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If You Could Chat With Roger Federer for 30 Minutes

What Would You Ask Him?

By Louis Castellani

© Hugues Dumont

That was the challenge Courts Magazine and Wilson set for Louis Castellani. When the 45-year old, father of two and life-long tennis fan is not being a lawyer in London, he’s on a tennis court or messing around with his hobby Instagram account @vintage.tennis. His tennis idols are Borg, Lendl, Sampras and Federer.

“I thought to myself, if the greatest player ever, Roger Federer, sat next to me one day on my 30-minute train journey into work, what would we talk about? What do I want to know from him? And in one word it came down to longevity, which was also relevant to the heritage of the Wilson brand. I wanted to know things about how this guy with four kids who’s a couple of years away from being forty is still able to compete at the very highest level in professional tennis.” 

August 2019. Roger was competing in Cincinnati and had beaten Juan Ignacio Londero 6-3 6-4 the day before. Louis was on vacation sipping a Campari when suddenly his phone rang from a mysterious Swiss mobile phone number: “Hi, it’s Roger…”

© Ray Giubilo

LC:
Just to introduce myself and this interview very quickly before we get going. My name’s Louis Castellani and when I’m not being a lawyer in London I’m doing something around tennis and on this occasion contributing to Courts Magazine which is the magazine this interview is for. It’s a quarterly, thoughtful, francophone, magazine. It’s in its 6th edition. Some of its commercial partners so far have been Rolex and Wilson. And for the first time, we are doing something in English and in French with Wilson. So this interview is central to that because one of the major themes for the Wilson edition in English is going to be longevity of the Wilson brand, its relationships with players and the careers of the players themselves, so this interview with you Roger is absolutely central to those themes. 

RF:
Right ok. 

 

LC:
So we put together some questions all around longevity, so if that’s okay we’ll get going. 

RF:
Absolutely, I’m ready, let’s do it. 

 

LC:
Ok! So, you’ve been on tour now for a couple of decades and you’ve maintained the highest of levels ever in that period. At this stage of your career, what is now the hardest part of life on tour? For example, is it the daily physical regimes and disciplines to keep yourself prepared, is it being single-minded and focused on controlling distractions? Where’s the difficulty at this stage of your career? 

RF:
Well I mean, obviously I think organizing the entire family to get on the road takes major organization and just planning skills and also patience and all that stuff, you know, because it’s just a lot of work. But you know, as long as it all is worth it and the kids are happy on the road and we are having a good time, it’s all good you know. As a player, I think it’s just how you keep the fire burning because I’ve been to a certain tournament-let’s say Cincinnati-20 straight years, I’ve been to Wimbledon 20 times. You still want to make it as special almost to some extent like it would be your first, second, third time you know, or like when you first tried to defend that title so you want to have that fire burning to win every single point, win every single game, win every single match and beyond. So I think just being able to keep that going I need a really strong team around myself you know, that also helps me to squeeze that extra one percent, ten per cent, whatever it may be out of me, and remind me to bring the energy for the next match. Just because it’s a second round, for instance, doesn’t mean that we’re not going to be motivated and into it, so I just think these little things, that maybe are completely natural in the beginning, you maybe just have to be aware of as you get older on the tour. In terms of physicality, I think just listening to the body, the signs and managing a good schedule.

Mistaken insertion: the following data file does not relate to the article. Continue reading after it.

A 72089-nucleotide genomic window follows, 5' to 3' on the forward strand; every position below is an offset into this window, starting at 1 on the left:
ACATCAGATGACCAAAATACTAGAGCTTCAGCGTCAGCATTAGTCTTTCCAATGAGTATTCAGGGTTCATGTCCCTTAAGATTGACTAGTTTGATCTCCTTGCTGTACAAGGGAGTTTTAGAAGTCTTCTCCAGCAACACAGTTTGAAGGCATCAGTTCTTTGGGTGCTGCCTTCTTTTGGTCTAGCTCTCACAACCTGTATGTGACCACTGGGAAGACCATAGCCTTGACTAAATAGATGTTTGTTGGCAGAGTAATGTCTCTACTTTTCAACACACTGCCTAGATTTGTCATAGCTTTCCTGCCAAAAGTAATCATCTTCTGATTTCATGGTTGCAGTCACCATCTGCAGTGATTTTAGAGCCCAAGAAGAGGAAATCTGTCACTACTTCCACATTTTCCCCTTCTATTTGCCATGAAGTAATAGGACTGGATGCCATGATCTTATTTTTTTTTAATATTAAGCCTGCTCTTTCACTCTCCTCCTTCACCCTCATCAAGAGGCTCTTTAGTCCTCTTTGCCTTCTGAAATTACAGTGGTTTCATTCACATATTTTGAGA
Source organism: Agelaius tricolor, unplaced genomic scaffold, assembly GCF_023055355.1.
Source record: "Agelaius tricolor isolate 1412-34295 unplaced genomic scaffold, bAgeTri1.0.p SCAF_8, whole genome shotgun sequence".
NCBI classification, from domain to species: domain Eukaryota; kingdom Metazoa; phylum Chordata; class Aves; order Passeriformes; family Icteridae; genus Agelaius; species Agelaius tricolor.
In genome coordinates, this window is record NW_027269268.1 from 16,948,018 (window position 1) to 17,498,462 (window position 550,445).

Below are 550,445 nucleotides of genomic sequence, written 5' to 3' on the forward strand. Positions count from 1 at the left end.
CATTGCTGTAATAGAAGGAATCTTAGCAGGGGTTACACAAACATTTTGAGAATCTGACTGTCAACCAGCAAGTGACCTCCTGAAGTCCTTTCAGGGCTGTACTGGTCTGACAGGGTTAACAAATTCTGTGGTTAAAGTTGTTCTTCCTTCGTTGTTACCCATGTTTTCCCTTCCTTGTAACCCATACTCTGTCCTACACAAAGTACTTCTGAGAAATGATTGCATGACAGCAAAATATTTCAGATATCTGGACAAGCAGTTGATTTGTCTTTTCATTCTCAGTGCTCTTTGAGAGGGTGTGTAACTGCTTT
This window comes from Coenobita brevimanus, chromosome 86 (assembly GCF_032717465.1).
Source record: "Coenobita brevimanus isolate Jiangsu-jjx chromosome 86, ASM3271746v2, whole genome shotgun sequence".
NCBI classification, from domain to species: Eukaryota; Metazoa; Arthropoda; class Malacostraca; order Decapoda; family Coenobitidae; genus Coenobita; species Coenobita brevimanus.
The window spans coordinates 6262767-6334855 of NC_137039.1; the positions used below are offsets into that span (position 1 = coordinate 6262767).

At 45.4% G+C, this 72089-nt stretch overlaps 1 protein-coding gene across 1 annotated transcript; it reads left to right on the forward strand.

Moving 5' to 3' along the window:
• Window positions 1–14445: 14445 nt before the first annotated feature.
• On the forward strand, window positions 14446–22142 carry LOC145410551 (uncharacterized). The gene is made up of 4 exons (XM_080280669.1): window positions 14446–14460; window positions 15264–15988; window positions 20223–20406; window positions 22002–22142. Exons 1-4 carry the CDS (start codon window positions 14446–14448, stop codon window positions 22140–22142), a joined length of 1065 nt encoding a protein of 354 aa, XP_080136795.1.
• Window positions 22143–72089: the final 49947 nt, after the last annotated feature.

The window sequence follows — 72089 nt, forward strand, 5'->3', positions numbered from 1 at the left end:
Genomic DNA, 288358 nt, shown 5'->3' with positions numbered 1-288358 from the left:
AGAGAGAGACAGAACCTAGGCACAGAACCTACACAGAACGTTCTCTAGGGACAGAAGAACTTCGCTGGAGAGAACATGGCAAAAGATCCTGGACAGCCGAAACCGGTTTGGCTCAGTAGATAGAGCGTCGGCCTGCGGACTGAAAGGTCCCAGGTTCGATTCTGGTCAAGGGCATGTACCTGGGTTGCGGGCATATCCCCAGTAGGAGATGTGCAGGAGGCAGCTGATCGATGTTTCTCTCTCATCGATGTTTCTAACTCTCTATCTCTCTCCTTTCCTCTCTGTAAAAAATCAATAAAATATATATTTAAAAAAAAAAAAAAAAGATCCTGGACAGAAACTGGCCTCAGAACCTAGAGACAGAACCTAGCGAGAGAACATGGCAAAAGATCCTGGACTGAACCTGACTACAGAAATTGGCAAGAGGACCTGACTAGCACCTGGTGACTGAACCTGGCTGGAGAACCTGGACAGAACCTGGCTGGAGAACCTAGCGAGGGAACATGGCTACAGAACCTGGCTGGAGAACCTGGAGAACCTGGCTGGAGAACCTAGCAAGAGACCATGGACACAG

LC:
So it’s about doing everything to avoid hitting that cruise control button, it’s about staying alive to everything around you? 

RF:
Yeah, basically. 

 

LC:
The physicality of playing on tour for a long period of time-like you said, your 20 Wimbledons straight-has that required you to adapt what you do off the court with training and fitness? I mean, how have the things you focus on with your team changed as you’ve developed as a player? 

RF:
Well, I think in the beginning, you know, when you’re younger you have to put in the hours, you have to be able to stay focused, prove to yourself that you can stay with your opponents, focus on the ball for 2, 3, 4, 5 hours you’re doing a day, and also physically you can endure the stress and everything. Also, you know it’s one thing doing it in practice but it’s also another thing being able to prove it in the matches when the stress level gets greater. You could cramp because of stress, playing with fatigue like jet lag, changing surfaces from one day to next, to changing surfaces to play another match. I think in the beginning it’s all a learning experience but you have to learn quick. And then later, you know it all so you don’t have to work on it that much anymore, so it becomes maybe more. I believe in quality over quantity if you like. 

© Ray Giubilo

LC:
You mentioned jet lag there. We, the viewing public, I think, underestimate-do we, do you think–the effect that has on those early rounds when players arrive just a few days beforehand. Do you have to really think about that as part of the schedule? 

RF: